By Sarah Hermes Griesbach
Any description of Hal Poth’s long and storied art career appears hyperbolic. He just did so much. Poth successfully took on as many creative techniques in the visual arts as there are course options in any school for the arts. He worked beautifully with paper as a sculptural form. His metalwork is equally skilled. The proficiency of his drawings, paintings, prints and woodwork qualify him a master of each.
Adding to this massive array of practiced skills with materials, Poth explored a baffling range of styles and subjects. His expertise in such an unlikely variety of art media was matched by his expansive interests. Few of his artworks duplicate even minute aspects of others. Once he had told a mythological story in a painting, that story would not likely repeat. Even within each grouping of material type, the ideas expressed through his undeniably recognizable hand are wildly divergent. Within his collection of beautifully inlaid wood objects are found a menagerie of creatures, real and imagined, alongside a bevy of decorative puzzle boxes and oddities. He engineered fantastical musical instruments and wildly impractical furniture as he simultaneously turned his deft hand to the ancient cloisonné technique for decorating metalwork objects.
Poth’s colossally ambitious tastes and accomplishments fit into a very local St. Louis life. His reputation as an artist didn’t extend very far, though he engaged with other artists around him throughout his life. Poth found fulfillment without seeking fame. A graduate of Beaumont High School and Washington University, he used his abundant creative talent to shape a career in commercial advertising.
Poth didn’t exhibit his artwork much until his retirement in the 1980s. But retirement from the business world resulted in a newly amped up art practice. He was as productive as ever, continuing to add new skills and interests to his multifaceted creative output. Elements of his vast collection were included in myriad regional group exhibitions. A retrospective titled, “Reflections of a Creative Life: Hal Poth” was held at the Regional Arts Commission in 2011 when he was 86. He looked back, then, with gratitude at the pleasure he had gained in a lifetime of intense artistic productivity.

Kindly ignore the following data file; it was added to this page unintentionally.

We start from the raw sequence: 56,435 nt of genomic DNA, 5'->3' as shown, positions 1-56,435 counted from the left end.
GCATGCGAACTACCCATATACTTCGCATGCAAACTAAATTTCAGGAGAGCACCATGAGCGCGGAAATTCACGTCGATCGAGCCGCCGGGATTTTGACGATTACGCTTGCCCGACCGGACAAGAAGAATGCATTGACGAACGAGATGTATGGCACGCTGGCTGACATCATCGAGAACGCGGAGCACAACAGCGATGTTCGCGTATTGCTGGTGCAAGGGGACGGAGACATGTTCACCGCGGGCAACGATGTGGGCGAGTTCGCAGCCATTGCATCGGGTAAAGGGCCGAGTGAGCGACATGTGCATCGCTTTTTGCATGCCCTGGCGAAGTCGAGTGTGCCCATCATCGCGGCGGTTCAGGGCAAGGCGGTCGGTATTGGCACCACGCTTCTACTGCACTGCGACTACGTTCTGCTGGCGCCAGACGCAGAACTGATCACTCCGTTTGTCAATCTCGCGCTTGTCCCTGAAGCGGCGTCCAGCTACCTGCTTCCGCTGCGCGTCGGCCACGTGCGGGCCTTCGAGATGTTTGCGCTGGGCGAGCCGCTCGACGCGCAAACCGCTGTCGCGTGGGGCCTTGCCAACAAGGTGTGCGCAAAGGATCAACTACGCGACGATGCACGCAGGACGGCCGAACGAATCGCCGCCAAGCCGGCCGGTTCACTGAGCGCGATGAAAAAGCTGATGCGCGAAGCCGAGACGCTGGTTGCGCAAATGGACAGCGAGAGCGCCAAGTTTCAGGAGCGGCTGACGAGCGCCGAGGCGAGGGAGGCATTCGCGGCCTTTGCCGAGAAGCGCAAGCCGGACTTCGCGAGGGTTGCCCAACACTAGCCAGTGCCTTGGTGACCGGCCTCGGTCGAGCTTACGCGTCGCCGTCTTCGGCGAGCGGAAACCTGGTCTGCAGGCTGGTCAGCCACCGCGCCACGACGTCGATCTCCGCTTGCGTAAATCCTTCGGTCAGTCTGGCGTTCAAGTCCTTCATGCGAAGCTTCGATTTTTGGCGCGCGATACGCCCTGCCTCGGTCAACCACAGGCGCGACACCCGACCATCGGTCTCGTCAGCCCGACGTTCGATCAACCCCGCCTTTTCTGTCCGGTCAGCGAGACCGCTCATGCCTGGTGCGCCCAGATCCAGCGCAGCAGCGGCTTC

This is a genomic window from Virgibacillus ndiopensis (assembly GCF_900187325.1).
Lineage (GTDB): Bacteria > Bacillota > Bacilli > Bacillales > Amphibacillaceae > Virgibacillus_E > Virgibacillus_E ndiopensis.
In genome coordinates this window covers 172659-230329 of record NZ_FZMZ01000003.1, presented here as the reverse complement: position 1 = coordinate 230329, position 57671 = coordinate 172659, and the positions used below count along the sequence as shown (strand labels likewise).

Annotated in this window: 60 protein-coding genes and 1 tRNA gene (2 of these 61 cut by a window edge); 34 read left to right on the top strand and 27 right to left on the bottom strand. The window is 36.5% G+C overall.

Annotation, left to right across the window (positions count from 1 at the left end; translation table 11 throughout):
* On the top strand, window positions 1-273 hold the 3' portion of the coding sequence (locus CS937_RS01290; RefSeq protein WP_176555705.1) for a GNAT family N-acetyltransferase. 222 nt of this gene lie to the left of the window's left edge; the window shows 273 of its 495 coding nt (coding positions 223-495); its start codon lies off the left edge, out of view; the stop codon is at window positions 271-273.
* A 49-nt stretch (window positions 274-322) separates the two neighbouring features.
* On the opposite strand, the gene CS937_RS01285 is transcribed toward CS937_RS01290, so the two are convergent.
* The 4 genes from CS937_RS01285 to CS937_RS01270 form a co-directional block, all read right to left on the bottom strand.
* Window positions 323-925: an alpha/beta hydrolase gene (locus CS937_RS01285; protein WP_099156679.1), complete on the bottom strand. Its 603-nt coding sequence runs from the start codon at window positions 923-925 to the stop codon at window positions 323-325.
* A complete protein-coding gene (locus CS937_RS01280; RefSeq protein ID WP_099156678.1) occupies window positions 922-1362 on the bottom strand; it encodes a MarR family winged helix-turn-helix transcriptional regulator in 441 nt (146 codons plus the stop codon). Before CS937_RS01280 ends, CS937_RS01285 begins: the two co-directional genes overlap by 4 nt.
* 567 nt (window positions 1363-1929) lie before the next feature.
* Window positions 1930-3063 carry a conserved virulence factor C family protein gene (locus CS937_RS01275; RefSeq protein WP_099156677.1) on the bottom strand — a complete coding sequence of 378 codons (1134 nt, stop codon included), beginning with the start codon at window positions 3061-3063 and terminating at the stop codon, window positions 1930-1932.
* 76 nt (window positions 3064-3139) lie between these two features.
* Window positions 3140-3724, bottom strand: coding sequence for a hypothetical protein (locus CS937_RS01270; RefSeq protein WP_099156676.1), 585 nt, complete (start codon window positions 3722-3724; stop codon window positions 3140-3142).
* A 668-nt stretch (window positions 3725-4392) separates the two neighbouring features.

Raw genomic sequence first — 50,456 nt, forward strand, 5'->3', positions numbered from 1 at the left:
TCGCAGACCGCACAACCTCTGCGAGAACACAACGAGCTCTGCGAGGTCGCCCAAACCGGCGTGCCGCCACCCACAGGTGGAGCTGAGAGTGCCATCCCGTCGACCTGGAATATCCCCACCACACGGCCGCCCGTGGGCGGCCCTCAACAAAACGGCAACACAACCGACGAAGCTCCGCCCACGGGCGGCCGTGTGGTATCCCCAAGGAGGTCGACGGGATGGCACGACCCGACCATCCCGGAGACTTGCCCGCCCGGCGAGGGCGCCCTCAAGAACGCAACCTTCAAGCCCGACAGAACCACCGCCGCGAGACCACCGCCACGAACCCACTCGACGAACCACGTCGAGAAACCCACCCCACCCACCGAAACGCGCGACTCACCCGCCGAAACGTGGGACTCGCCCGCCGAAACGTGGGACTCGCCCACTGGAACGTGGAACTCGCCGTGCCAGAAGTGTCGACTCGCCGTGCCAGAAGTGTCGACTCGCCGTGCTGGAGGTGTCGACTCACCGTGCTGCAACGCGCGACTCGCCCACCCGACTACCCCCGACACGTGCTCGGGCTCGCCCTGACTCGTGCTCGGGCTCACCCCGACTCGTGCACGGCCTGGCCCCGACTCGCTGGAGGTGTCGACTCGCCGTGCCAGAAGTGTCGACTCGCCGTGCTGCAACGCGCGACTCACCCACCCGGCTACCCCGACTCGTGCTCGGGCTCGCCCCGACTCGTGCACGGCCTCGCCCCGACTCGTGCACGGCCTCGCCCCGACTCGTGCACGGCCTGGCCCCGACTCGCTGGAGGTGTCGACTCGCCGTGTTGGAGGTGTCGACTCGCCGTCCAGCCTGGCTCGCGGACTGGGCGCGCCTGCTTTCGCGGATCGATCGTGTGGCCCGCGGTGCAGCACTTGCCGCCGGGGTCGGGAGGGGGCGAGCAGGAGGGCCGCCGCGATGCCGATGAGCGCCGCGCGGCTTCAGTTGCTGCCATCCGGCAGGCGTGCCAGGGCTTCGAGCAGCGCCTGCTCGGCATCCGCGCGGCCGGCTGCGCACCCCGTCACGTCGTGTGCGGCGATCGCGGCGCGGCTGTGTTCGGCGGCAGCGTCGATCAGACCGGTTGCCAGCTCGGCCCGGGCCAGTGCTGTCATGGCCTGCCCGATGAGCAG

After retirement from advertising, Poth reflected on the factors that led to his long and winding art career. His mother, an amateur dressmaker, and his father, an optometrist who Poth remembered making medical illustrations of X-rays for an author at Washington University in the 1930s, provided examples of art as a natural part of a fully lived life. His parents gifted him with opportunities to design and build what his imagination conjured. “I started by making pencil drawings at about eight years old on the back of the advertisements my dad would send to customers,” Poth was quoted to say by Mary Shapiro for an article in St. Louis Today (Jan 30, 2011).
In that 2011 interview with Shapiro, Poth referred to his collection as made by “a guy who didn’t know where he was going, trying to discover himself.” “I just try to have fun, which is what’s been important to me since I was 8,” Poth said. And there is no question that he succeeded at that.
The pleasure of being Hal Poth the Artist is something to take note of. The National Endowment for the Arts (NEA) and the U.S. Department of Health and Human Services have long claimed that arts participation and arts education are linked with positive cognitive, social and behavioral outcomes in individuals across the lifespan. The field of behavioral neuroscience has revolutionized the way we understand the brain’s ability to adapt and keep itself vital. This process of adaptation and renewal is referred to as brain plasticity. Poth’s comprehensive creative exploration could only result in healthy aging.
Poth had remarkable creative insight. He followed the innovative artistic movements of his time and worked both within and around them. Creative insight, like Poth’s, depends on new combinations of existing ideas, concepts and perceptions. Such creative dexterity is credited with neural connections that can protect an aging brain. At the opposite end of the creativity spectrum lie older adults who suffer from functional fixity. Our thinking can become very rigid as we tend towards routine. Clinical and scholarly work on brain networks show that flexibility of perception, like that of Poth, has health benefits, not least of which is a joy in living.